In response to the conservative critiques of Edmund Burke of the French Revolution, Mary Wollstonecraft wrote, in 1790, Vindications of the Rights of Men, a work that made her instantly famous and which made her, together with the end of the affair with Fuseli, decide to move to France and join the revolutionary struggle. Two years later, and based on Vindications of the Rights of Men, she wrote Vindications of the Rights of Women, which was to become her most influential work. In Paris she fell in love with the American adventurer Gilbert Imlay and, letting go of her rejection of the sexual component in relationships proposed in Vindications of the Rights of Women, she became pregnant and her first daughter, Fanny Imlay, was born in 1794. Overjoyed at being a mother, Wollstonecraft nevertheless continued writing and in the same year published An Historical and Moral View of the French Revolution. Following the declaration of war on France by Britain, Imlay registered Wollstonecraft as his wife, even though they didn't officially marry, as to protect her. He eventually left her, tired of her new maternal phase, leaving her alone with a child, in the middle of the revolutionary turmoil.
Searching for Imlay, Mary Wollstonecraft left to London in 1795 but was rejected by him which made her attempt suicide for the first time. She embarked on a business trip to Scandinavia with her daughter to try and recoup some of Imlay's financial losses, and eventually his heart. When she returned and found the situation unchanged, she attempted suicide a second time, in the River Thames. Slowly recovering, Mary Wollstonecraft came back to her literary life and circle, meeting once more William Godwin and both eventually fell in love with each other. When Mary Wollstonecraft became pregnant, they decided to marry, which made apparent the fact that she was never officially married to Imlay making the couple lose many of their friends. Godwin also received some criticism for having advocated in his writing the abolition of marriage. They moved into two adjoining houses so as to keep their independence and are known to have led a stable and happy married life, even if tragically short.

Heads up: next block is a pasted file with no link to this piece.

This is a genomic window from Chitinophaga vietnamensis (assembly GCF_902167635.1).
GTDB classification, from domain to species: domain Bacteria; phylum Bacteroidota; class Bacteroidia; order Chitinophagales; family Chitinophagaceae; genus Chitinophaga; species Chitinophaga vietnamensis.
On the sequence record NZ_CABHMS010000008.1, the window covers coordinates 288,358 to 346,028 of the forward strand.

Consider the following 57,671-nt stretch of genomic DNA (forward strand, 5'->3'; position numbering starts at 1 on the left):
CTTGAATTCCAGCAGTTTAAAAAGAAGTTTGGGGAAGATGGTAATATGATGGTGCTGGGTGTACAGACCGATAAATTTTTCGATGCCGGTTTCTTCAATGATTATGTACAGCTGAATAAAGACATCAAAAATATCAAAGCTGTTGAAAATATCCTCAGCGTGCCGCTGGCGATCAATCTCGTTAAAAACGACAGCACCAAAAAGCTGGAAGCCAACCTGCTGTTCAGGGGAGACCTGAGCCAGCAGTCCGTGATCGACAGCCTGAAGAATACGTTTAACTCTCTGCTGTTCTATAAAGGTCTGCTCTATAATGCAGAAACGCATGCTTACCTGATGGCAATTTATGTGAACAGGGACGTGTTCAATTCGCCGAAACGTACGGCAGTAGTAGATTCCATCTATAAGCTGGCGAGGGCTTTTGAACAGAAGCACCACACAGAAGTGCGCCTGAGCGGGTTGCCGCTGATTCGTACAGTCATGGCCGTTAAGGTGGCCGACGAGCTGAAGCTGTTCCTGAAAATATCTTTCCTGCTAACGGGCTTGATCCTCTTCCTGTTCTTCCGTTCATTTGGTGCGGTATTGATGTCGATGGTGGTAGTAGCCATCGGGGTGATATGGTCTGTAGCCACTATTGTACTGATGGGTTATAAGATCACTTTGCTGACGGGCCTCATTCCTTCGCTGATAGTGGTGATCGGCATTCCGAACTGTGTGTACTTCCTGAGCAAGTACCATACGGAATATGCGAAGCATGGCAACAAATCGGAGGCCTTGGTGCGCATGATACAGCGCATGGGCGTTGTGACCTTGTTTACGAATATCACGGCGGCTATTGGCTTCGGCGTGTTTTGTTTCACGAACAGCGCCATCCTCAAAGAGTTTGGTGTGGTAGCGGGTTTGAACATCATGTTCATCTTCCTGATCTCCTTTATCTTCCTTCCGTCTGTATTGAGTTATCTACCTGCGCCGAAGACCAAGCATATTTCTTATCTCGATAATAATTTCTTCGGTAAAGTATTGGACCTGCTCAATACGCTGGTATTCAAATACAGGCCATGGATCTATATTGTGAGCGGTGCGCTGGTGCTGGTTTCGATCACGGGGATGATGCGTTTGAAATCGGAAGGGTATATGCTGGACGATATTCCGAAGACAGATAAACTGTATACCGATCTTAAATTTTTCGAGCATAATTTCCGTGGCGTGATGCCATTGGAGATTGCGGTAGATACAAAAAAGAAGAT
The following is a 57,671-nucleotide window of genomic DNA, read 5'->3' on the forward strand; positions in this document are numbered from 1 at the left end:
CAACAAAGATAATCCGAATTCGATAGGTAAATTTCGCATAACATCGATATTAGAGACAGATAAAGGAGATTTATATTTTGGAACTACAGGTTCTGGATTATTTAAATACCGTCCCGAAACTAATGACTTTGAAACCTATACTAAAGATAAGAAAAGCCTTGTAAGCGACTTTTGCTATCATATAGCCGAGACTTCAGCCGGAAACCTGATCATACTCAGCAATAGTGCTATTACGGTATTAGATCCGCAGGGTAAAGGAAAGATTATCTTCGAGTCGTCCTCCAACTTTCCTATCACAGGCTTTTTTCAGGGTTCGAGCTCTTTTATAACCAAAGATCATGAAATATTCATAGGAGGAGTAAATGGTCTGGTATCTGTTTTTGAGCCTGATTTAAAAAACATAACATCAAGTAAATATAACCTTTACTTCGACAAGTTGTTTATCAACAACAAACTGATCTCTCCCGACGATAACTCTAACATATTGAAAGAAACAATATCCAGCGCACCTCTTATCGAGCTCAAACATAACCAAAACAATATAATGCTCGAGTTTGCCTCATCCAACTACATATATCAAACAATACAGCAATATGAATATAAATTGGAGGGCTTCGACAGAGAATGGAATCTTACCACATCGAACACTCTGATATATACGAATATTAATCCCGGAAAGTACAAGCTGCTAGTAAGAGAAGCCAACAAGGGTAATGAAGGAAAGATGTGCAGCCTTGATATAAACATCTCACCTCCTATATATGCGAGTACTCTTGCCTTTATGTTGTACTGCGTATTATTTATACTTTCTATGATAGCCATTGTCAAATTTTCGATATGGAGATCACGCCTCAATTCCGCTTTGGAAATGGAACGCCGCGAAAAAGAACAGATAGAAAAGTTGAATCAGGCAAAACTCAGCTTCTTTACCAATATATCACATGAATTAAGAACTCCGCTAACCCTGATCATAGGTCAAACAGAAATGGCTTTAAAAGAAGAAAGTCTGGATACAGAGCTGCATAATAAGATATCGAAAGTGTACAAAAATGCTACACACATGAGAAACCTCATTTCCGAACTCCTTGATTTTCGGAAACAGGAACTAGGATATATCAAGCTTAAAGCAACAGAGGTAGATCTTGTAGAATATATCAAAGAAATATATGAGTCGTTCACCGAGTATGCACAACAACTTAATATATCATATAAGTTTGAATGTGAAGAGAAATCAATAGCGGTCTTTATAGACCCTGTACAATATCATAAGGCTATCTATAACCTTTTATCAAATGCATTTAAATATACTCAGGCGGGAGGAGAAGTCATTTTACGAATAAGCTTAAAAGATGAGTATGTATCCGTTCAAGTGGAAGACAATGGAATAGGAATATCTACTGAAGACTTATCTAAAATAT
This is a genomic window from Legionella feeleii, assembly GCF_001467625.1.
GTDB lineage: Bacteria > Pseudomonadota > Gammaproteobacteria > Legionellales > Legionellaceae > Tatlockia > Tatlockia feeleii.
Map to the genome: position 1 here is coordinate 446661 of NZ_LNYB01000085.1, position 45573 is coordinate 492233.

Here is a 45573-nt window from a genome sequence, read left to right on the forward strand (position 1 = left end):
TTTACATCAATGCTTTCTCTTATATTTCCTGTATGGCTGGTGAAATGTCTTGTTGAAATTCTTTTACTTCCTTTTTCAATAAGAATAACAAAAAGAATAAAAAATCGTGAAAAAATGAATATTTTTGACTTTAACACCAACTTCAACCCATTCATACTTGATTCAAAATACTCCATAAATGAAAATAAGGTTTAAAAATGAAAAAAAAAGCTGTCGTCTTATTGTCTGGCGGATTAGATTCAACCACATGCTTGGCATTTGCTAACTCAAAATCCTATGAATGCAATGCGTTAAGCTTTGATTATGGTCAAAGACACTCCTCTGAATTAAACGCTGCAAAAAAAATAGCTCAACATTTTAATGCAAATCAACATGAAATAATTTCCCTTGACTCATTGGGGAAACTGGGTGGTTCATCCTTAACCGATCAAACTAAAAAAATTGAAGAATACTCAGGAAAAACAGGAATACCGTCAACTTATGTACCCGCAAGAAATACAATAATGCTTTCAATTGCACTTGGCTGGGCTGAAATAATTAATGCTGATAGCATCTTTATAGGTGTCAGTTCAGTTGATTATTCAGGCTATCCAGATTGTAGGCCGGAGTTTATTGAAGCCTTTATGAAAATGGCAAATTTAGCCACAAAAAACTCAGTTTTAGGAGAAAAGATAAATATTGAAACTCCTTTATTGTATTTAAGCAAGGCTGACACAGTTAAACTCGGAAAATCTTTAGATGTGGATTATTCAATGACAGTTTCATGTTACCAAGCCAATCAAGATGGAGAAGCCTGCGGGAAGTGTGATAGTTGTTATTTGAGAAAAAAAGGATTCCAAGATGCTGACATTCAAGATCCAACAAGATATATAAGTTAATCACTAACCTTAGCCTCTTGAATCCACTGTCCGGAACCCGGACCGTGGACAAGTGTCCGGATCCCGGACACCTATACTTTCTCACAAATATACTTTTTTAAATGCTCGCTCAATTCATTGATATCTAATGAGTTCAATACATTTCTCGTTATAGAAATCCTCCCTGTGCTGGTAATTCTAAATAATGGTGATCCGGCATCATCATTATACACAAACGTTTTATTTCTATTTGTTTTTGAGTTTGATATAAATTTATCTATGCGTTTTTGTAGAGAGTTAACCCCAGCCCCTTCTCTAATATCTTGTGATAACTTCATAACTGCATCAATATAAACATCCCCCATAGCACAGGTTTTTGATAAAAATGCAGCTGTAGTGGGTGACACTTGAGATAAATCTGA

Mary Shelley, her second daughter, was born on the 30th of August 1797 and her delivery brought an infection to Mary Wollstonecraft who only 11 days later took her life. Mary Wollstonecraft died at the early age of 38, on the 10th of September 1797. Her husband Godwin was devastated and Wollstonecraft was buried and had a memorial raised to her at the Old Saint Pancras Churchyard. Her tombstone mentions her as the author of A Vindication of the Rights of Woman. Godwin released in the following year Memoirs of the Author of A Vindication of the Rights of Woman which, although portraying Wollstonecraft with compassion, nevertheless shocked many readers by revealing her suicide attempts, love affairs, and illegitimate children.
Her A Vindication for the Rights of Woman remains as her most important work. It is considered one of the first feminist philosophical writings. She argues that women are essential in their role of raising the children and proposed to redefine their position in relation to men as companions, rather then wives. She claims that women are human beings that should share the same rights as men and strongly attacks thinkers like John Gregory, James Fordyce, and Jean-Jacques Rousseau the latter being famous for arguing that women should be exclusively educated for the pleasure of men. She insisted that what she observed as an apparent superficialness of mind of the women of her time was not due to any sort of natural deficiency but to the lack of education. Mary Wollstonecraft further accuses a culture where women were taught from infancy that the only thing they should care about is their beauty. Even though she advocates for equality of rights in many fields, she nevertheless stated that men were superior in strength and virtue.
Virginia Woolf was one of the 20th century feminists to praise Mary Wollstonecraft's life and writings. Woolf wrote: "She is alive and active, she argues and experiments, we hear her voice and trace her influence even now among the living."